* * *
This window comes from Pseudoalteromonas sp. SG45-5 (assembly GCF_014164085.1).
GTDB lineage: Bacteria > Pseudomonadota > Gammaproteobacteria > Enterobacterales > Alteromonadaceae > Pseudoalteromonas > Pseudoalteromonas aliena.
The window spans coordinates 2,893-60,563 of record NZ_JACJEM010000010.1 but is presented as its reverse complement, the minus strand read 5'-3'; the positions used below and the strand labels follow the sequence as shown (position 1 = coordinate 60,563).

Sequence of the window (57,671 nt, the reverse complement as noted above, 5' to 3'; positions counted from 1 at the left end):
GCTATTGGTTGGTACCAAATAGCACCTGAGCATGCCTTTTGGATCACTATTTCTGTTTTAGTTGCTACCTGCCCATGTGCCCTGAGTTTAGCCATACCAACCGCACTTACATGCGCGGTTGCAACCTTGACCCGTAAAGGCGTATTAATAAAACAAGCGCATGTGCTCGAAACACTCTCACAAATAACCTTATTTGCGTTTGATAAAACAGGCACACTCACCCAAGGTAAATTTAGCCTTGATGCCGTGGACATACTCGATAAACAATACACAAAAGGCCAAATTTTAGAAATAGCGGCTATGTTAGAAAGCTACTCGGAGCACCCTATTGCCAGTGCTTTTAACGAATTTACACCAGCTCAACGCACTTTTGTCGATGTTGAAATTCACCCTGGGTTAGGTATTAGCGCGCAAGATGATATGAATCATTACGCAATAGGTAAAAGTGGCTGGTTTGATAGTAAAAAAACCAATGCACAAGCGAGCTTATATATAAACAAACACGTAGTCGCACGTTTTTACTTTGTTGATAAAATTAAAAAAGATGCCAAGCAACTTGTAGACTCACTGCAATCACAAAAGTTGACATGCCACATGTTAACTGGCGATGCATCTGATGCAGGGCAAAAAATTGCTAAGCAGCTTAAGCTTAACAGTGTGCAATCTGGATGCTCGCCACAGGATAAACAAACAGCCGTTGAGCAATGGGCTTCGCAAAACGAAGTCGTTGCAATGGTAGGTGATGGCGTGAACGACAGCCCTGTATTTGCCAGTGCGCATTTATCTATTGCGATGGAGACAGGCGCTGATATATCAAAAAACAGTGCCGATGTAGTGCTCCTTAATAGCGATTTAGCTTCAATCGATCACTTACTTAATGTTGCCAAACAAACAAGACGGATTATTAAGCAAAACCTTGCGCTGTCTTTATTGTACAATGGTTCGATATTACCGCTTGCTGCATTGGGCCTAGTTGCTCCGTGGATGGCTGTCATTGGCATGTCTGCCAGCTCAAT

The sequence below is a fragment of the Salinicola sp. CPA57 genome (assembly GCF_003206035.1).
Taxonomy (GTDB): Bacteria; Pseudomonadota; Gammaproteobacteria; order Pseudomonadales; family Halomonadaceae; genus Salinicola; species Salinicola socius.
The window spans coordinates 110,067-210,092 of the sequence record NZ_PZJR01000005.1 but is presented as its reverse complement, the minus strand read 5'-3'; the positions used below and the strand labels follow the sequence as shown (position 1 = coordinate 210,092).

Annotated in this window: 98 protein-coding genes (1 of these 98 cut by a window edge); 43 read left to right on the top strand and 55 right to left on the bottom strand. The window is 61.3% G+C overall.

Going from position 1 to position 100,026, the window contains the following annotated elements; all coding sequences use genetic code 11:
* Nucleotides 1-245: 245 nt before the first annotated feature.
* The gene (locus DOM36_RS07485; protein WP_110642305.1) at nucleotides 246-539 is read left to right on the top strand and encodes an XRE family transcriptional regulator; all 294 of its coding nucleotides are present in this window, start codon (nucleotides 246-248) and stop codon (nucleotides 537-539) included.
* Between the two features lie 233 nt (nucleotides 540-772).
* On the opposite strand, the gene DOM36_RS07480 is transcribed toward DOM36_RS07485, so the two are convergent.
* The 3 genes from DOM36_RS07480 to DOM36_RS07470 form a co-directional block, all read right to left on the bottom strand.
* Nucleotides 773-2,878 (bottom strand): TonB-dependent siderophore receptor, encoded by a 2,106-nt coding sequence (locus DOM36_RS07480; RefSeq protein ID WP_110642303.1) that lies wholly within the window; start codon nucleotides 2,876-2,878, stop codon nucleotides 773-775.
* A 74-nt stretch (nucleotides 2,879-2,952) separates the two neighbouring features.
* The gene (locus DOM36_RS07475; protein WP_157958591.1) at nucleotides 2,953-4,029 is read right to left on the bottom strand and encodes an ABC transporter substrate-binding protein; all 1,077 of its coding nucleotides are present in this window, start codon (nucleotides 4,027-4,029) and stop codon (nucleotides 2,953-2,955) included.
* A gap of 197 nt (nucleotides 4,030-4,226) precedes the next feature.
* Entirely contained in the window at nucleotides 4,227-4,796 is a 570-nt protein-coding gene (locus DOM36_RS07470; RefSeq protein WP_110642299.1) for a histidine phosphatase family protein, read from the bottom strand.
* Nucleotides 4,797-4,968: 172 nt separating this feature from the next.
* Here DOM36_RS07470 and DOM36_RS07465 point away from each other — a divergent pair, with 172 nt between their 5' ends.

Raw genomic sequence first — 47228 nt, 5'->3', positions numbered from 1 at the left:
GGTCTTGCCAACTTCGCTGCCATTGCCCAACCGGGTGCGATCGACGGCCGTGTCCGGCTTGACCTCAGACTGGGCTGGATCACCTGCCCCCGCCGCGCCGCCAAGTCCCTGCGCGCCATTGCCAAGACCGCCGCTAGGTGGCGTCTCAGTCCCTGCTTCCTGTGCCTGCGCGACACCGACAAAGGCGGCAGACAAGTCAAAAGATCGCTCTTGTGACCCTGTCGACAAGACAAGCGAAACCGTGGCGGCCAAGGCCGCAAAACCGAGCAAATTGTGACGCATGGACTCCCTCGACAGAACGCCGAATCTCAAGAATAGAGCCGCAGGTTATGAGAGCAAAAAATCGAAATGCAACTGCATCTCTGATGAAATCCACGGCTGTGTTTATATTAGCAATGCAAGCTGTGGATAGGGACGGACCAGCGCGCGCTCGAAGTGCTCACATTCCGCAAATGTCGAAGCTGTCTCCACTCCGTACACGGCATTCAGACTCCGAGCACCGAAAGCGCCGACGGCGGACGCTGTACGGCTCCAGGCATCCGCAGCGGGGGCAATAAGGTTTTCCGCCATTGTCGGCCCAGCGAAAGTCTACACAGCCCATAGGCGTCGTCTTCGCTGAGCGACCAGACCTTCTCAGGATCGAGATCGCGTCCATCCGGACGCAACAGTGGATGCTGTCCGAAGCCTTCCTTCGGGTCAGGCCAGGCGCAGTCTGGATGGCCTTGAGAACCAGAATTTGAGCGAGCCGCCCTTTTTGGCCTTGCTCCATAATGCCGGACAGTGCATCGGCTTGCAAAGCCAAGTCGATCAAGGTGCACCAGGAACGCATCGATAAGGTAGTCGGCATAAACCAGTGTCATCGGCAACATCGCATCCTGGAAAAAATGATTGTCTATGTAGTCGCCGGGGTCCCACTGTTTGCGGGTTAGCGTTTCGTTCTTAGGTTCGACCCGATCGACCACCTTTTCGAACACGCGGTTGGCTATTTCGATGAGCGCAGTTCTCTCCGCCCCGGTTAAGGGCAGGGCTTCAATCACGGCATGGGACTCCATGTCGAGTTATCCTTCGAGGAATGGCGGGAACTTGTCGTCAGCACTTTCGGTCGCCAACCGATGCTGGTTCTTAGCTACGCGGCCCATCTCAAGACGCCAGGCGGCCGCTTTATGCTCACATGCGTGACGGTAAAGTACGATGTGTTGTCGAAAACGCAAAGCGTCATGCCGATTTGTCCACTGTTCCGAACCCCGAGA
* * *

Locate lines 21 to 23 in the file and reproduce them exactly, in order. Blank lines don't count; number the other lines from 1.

* Nucleotides 4,797-4,968: 172 nt separating this feature from the next.
* Here DOM36_RS07470 and DOM36_RS07465 point away from each other — a divergent pair, with 172 nt between their 5' ends.

Raw genomic sequence first — 47228 nt, 5'->3', positions numbered from 1 at the left: